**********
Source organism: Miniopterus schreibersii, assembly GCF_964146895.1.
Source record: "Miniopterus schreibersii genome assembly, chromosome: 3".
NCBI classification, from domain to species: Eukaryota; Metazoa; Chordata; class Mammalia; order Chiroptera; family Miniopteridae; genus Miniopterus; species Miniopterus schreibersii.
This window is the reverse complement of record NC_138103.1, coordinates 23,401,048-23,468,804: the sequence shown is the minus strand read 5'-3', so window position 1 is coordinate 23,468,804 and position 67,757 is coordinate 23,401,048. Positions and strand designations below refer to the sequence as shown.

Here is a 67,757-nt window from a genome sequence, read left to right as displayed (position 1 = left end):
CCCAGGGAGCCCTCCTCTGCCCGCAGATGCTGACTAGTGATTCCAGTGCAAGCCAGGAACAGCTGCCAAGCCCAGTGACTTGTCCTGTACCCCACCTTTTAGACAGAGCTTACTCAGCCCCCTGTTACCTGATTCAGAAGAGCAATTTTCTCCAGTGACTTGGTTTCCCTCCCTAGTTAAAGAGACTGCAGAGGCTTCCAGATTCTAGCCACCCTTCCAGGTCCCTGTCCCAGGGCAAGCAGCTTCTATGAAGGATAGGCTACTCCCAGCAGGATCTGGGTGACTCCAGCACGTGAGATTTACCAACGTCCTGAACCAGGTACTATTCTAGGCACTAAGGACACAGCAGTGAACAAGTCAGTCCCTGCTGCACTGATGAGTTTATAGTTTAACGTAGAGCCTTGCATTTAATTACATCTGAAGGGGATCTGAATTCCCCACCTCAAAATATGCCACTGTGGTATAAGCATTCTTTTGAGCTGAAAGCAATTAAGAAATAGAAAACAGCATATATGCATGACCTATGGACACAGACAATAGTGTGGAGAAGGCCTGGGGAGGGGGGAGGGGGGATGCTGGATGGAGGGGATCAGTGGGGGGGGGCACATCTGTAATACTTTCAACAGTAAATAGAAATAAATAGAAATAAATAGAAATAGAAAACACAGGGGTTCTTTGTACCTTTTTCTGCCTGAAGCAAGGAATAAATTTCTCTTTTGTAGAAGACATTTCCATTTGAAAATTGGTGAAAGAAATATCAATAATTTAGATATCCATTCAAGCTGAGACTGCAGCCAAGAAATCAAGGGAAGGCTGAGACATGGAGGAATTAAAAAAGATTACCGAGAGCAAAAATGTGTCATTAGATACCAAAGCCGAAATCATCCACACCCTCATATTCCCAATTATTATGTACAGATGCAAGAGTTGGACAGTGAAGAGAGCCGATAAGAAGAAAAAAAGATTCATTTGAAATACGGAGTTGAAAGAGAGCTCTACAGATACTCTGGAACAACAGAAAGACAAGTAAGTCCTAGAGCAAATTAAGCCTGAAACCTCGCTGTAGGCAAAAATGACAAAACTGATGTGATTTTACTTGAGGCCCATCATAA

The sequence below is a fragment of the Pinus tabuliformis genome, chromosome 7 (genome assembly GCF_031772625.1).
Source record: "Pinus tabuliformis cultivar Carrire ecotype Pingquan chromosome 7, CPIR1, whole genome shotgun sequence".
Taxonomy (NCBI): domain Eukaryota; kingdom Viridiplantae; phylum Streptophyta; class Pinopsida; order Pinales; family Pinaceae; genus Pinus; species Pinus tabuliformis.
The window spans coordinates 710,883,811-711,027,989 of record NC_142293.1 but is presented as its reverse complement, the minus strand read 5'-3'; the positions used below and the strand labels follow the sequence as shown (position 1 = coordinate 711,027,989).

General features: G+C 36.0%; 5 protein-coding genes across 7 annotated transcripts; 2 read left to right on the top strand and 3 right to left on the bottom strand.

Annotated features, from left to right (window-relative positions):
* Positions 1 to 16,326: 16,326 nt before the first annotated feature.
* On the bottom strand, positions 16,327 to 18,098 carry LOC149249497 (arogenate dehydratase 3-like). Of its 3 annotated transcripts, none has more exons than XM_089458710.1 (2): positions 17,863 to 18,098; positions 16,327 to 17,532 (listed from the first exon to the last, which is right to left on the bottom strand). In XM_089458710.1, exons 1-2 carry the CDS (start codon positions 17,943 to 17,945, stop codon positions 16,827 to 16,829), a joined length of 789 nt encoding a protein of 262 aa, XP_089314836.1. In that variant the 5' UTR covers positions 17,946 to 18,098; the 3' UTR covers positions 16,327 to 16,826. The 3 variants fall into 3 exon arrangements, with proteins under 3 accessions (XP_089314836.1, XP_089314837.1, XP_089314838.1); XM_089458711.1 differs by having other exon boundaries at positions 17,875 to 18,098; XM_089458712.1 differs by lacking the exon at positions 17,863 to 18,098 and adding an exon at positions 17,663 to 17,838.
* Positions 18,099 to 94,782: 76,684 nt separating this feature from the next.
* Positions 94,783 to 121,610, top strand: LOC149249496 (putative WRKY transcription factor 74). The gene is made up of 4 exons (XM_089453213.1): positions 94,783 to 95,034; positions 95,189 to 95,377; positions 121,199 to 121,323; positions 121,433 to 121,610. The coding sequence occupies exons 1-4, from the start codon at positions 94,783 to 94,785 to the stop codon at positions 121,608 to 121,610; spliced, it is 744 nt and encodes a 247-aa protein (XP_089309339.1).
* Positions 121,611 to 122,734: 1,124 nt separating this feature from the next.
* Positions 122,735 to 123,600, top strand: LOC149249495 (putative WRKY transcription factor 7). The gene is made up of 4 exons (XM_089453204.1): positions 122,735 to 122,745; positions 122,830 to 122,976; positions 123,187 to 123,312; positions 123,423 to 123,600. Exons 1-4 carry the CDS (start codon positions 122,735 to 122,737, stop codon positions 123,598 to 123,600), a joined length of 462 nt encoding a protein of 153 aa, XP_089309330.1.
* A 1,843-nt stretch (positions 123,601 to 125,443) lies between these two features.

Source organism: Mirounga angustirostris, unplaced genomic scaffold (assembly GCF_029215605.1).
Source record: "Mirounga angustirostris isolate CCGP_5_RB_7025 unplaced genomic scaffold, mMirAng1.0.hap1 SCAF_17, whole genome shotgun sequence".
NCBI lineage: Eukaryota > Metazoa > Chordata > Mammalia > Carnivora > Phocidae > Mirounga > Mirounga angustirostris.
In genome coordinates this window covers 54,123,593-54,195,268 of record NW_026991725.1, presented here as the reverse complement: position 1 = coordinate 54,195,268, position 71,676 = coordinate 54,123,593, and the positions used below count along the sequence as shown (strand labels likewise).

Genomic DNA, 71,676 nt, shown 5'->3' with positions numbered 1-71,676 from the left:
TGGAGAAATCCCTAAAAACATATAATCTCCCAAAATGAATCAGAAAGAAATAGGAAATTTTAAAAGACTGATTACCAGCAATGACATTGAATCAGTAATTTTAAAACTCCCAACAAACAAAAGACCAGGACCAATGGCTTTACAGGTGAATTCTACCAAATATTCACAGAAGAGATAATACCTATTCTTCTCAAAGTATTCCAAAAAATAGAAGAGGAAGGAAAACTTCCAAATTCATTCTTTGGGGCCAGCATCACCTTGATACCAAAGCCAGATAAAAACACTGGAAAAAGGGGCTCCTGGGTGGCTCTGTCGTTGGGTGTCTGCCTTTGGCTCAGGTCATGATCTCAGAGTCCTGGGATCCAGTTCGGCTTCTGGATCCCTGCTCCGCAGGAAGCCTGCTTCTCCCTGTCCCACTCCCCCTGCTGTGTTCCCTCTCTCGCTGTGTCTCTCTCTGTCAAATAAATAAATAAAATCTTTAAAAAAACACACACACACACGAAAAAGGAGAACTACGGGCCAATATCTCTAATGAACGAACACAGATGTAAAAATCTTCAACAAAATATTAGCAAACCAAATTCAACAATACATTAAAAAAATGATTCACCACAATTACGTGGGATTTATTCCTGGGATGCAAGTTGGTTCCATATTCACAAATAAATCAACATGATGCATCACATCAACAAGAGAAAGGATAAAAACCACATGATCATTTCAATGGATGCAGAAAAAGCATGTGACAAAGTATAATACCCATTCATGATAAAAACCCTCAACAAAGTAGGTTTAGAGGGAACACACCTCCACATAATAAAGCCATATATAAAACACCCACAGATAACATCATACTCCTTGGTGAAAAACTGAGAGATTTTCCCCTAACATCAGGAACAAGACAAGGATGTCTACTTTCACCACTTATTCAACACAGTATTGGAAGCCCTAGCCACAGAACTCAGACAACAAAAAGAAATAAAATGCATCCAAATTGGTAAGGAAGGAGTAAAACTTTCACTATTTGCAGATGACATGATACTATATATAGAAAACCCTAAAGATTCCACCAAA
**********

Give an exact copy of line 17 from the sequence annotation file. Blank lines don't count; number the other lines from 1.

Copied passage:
* Positions 121,611 to 122,734: 1,124 nt separating this feature from the next.